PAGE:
Saturday, September 25, 2010

Pope of Sign and Symbol

Some bloggers have expressed surprise at the Pope wearing Leo XIII's stole, either whincing or squealing with delight. Well lets not be so crass as to assume Benedict chose it only for one reason. Yes Leo did issue Apostolicae Curae but he also make Newman a Cardinal, I wonder if the stole might also have had a Newman connection.

The gift to the Queen I suspect was multilayered too: the giving of an ancient Book of the Gospels to a Protestant Queen, with all the significance that the Bible-giving has in the post-reformation Coronation Rite; a rich vein for anyone who wants to delve into it. Benedict is a man not only a man of words but of signs.

More interesting, I think, than haberdashery and velum is as Rocco Palmo points out is the extra-ordinary simularity between Benedict's speech at Holyrood and Newman's Biglietto speech. Benedict's words and actions are always multi-facetted, he is above all a man formed by the liturgy of sign, symbol and word, all of which are worth mulling over.
In the same post Palmo also presents L'Osservatore's assessment of the visit.

Now, anyone understand the symbolism of him asking for a Fanta when the Queen offered him coffee?

12 comments:

Laurence England said...

Yes...the Papacy is sponsored by Fanta.

pelerin said...

Did he get his Fanta?

Regarding symbolism I could not help noticing that whereas the Queen's present to the Pope was a facsimile of drawings by Holbein, the Pope gave the Queen an ORIGINAL early Bible.

Mark said...

That's easy! Coffee was declared a Christian beverage in 1600 by Pope Clement VIII. One of the aims of Clement's papacy was to free the papacy from its dependence on Philip II of Spain. Philip II of Spain was the widower of Mary Tudor and was the king who launched the Armada. In rejecting Clement VIII's coffee in favour of Fanta (possibly orange-flavoured, thus signifying Seville oranges), Pope Benedict may have been subtly distancing himself from Clement's attitude to Philip and hinting at the need for the conversion of England...

Fr. Zuhlsdorf o{]:¬) said...

The Holy Father likes Fanta. Always has.

(Orange - citrus flavored, for those of you not East of the Atlantic. And no caffeine.)

Fr Ray Blake said...

"Fr Z drinks Fanta!"
A euphemism for impeccable orthodoxy.

epsilon said...

"Fanta was the creation of a German-born "Coca-Cola Man", Max Keith, who was acting without direction from the Third Reich or from Atlanta, Georgia. Keith, the CEO of the German plant, was merely trying to preserve the Coca-Cola company's assets as well as protect its employees by way of keeping local plants open and operating. In his own attempt to save the German plant....Fanta was born in 1940.


Keith needed a product to keep the plant in operation and devised a fruit flavored drink made from available ingredients. Using apple fiber remaining from cider pressing and whey, a byproduct from cheese manufacture, Fanta was created and became quite popular. The original German Fanta had a yellow color and a different flavor from that of Fanta Orange. The flavor varied throughout the war, depending on the ingredients used.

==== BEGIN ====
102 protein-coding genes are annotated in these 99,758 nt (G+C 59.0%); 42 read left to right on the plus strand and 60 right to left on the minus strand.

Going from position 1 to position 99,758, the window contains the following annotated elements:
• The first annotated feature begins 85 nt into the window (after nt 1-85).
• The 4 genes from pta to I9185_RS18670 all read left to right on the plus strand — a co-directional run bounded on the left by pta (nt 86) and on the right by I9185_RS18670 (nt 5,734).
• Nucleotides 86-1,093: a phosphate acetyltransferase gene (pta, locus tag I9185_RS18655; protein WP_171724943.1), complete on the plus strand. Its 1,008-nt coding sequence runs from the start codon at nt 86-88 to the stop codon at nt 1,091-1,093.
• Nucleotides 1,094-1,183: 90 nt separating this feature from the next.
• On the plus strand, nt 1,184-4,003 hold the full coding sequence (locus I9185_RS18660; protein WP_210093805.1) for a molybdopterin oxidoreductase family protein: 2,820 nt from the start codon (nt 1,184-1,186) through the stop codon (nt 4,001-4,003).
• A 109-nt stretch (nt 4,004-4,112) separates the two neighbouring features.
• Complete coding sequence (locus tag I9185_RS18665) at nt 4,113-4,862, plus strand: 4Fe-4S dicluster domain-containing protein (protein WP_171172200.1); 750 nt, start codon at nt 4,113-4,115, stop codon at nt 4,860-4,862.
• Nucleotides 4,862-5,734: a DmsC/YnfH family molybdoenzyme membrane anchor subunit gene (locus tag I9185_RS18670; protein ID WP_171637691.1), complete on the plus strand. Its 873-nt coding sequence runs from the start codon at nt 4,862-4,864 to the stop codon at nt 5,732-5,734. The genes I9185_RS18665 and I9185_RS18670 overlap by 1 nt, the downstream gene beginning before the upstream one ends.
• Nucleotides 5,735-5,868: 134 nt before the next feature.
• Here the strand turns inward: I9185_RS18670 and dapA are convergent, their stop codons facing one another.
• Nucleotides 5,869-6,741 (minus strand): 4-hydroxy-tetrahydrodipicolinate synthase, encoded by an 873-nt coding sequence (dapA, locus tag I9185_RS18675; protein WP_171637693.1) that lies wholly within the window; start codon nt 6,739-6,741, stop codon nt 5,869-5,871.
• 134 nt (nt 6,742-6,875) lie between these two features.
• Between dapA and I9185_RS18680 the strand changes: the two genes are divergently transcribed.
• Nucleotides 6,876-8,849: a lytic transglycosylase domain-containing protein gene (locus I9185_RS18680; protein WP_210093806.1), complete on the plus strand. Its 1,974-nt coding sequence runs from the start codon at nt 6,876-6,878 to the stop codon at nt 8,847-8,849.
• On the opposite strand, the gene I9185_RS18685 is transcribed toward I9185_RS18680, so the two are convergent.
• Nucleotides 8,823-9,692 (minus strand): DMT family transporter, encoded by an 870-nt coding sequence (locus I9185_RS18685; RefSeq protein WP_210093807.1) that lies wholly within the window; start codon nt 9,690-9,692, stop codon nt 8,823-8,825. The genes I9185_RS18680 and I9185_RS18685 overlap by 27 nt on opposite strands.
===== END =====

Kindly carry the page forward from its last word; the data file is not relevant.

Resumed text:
The name 'Fanta' was coined during an employee contest to name the new beverage. Keith told them to let their Fantasie (German for "imagination") run wild. On hearing that, salesman Joe Knipp spontaneously arrived upon the name Fanta.

After World War II, Fanta was introduced to the United States by Coca-Cola, and in 1960 they bought the trademark. What had been known as Fanta Klare Zitrone ("Clear Lemon Fanta") in Germany, was introduced to the United States as Sprite in 1961 to compete against 7-Up.

Max Keith could have let the German plant close down and bottled Fanta on his own due to the fact that he acted alone in it's invention. But instead of caving in to the pressures of becoming a Nazi, he kept the plant alive and welcomed Coca-Cola back to its German operations after World War II. And, although Keith could have made a fortune selling Fanta under his own name, he turned over all of the wartime profits, as well as the new soda, to Coca-Cola."

berenike said...

Mark wins!

araceli said...

Being a foreigner, I noted with interest that the Queen mentioned "freedom of religion" in her speech, yet no commentator took note of this. How come? Do the English consider this statement just a platitude?

Araceli

shadowlands said...

You know, when you've been tangoed!!!

Not sure of the after effects with fanta though?

Jackie Parkes MJ said...

Love the picture..may borrow it!

dillydaydream said...

Perhaps it was an oblique reference to Catherine De Braganca's request for tea, when she arrived first on these shores. The English could not comply, so offered her beer instead.

Crux Fidelis said...

Fanta is to oranges as Budweiser is to beer.